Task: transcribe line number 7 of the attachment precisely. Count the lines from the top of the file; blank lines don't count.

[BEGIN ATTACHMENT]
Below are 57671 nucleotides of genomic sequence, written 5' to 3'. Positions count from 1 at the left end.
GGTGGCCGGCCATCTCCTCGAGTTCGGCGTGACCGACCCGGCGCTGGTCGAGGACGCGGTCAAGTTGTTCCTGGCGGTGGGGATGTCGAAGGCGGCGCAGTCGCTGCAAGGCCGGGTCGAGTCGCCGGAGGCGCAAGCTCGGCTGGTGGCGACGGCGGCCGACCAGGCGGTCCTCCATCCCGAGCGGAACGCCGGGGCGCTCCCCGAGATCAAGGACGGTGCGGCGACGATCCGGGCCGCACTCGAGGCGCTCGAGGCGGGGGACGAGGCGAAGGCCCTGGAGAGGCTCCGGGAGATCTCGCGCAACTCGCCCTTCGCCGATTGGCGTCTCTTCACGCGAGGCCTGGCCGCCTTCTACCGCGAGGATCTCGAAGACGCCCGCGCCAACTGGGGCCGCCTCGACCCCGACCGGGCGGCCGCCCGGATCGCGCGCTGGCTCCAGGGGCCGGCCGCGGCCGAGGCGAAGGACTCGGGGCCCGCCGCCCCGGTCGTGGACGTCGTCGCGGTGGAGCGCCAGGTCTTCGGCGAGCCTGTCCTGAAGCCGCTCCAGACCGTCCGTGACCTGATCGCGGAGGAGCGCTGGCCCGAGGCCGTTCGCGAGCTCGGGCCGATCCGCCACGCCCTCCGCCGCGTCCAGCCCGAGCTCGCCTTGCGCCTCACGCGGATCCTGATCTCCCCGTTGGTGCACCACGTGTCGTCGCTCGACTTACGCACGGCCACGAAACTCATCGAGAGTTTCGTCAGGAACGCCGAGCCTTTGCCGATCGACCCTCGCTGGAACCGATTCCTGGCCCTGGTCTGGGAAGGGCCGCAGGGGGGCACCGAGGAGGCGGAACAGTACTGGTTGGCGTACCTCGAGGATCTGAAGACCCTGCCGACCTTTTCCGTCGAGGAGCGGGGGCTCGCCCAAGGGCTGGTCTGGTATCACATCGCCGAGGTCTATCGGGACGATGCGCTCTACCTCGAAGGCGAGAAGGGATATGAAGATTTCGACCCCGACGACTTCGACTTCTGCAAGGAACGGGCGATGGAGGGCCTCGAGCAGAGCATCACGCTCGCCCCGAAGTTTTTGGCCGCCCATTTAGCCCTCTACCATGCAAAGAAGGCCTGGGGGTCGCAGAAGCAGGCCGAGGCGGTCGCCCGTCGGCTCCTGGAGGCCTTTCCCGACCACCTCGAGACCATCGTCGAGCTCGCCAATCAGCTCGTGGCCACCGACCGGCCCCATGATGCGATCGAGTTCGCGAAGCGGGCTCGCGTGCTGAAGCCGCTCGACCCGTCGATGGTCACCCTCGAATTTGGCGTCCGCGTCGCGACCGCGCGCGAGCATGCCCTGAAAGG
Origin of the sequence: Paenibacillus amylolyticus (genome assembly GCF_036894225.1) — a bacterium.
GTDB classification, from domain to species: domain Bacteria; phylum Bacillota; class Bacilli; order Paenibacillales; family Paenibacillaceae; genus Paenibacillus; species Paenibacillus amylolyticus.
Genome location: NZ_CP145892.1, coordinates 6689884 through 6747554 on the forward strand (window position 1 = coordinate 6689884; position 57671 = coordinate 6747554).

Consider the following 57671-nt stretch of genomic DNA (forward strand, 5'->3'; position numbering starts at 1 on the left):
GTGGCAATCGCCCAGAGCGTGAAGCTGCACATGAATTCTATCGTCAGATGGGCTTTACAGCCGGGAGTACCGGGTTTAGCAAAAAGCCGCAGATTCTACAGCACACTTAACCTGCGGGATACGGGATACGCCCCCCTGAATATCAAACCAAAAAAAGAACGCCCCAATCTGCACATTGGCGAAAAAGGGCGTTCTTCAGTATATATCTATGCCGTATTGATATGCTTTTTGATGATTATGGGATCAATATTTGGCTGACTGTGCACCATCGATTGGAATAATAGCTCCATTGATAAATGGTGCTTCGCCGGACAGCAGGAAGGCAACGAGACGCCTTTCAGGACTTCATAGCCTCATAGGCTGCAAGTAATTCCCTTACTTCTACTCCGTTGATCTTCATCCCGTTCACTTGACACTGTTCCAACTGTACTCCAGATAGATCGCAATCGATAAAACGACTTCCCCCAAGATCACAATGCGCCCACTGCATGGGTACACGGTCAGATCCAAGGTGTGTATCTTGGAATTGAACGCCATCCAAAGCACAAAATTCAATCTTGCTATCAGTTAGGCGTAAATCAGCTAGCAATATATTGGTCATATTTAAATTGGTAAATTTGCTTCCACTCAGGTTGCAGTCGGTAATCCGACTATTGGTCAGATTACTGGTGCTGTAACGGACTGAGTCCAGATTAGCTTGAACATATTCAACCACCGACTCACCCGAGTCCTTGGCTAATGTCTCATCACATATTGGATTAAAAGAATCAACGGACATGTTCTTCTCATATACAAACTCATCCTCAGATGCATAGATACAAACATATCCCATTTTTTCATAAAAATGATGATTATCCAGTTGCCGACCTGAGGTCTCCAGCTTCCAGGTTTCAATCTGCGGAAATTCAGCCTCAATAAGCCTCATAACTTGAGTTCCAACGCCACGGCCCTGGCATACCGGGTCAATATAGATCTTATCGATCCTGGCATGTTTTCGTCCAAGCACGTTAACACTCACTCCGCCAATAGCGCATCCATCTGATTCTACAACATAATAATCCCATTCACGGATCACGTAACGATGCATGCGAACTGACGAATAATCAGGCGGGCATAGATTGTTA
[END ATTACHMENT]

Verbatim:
GTGGCAATCGCCCAGAGCGTGAAGCTGCACATGAATTCTATCGTCAGATGGGCTTTACAGCCGGGAGTACCGGGTTTAGCAAAAAGCCGCAGATTCTACAGCACACTTAACCTGCGGGATACGGGATACGCCCCCCTGAATATCAAACCAAAAAAAGAACGCCCCAATCTGCACATTGGCGAAAAAGGGCGTTCTTCAGTATATATCTATGCCGTATTGATATGCTTTTTGATGATTATGGGATCAATATTTGGCTGACTGTGCACCATCGATTGGAATAATAGCTCCATTGATAAATGGTGCTTCGCCGGACAGCAGGAAGGCAACGAGACGCCTTTCAGGACTTCATAGCCTCATAGGCTGCAAGTAATTCCCTTACTTCTACTCCGTTGATCTTCATCCCGTTCACTTGACACTGTTCCAACTGTACTCCAGATAGATCGCAATCGATAAAACGACTTCCCCCAAGATCACAATGCGCCCACTGCATGGGTACACGGTCAGATCCAAGGTGTGTATCTTGGAATTGAACGCCATCCAAAGCACAAAATTCAATCTTGCTATCAGTTAGGCGTAAATCAGCTAGCAATATATTGGTCATATTTAAATTGGTAAATTTGCTTCCACTCAGGTTGCAGTCGGTAATCCGACTATTGGTCAGATTACTGGTGCTGTAACGGACTGAGTCCAGATTAGCTTGAACATATTCAACCACCGACTCACCCGAGTCCTTGGCTAATGTCTCATCACATATTGGATTAAAAGAATCAACGGACATGTTCTTCTCATATACAAACTCATCCTCAGATGCATAGATACAAACATATCCCATTTTTTCATAAAAATGATGATTATCCAGTTGCCGACCTGAGGTCTCCAGCTTCCAGGTTTCAATCTGCGGAAATTCAGCCTCAATAAGCCTCATAACTTGAGTTCCAACGCCACGGCCCTGGCATACCGGGTCAATATAGATCTTATCGATCCTGGCATGTTTTCGTCCAAGCACGTTAACACTCACTCCGCCAATAGCGCATCCATCTGATTCTACAACATAATAATCCCATTCACGGATCACGTAACGATGCATGCGAACTGACGAATAATCAGGCGGGCATAGATTGTTA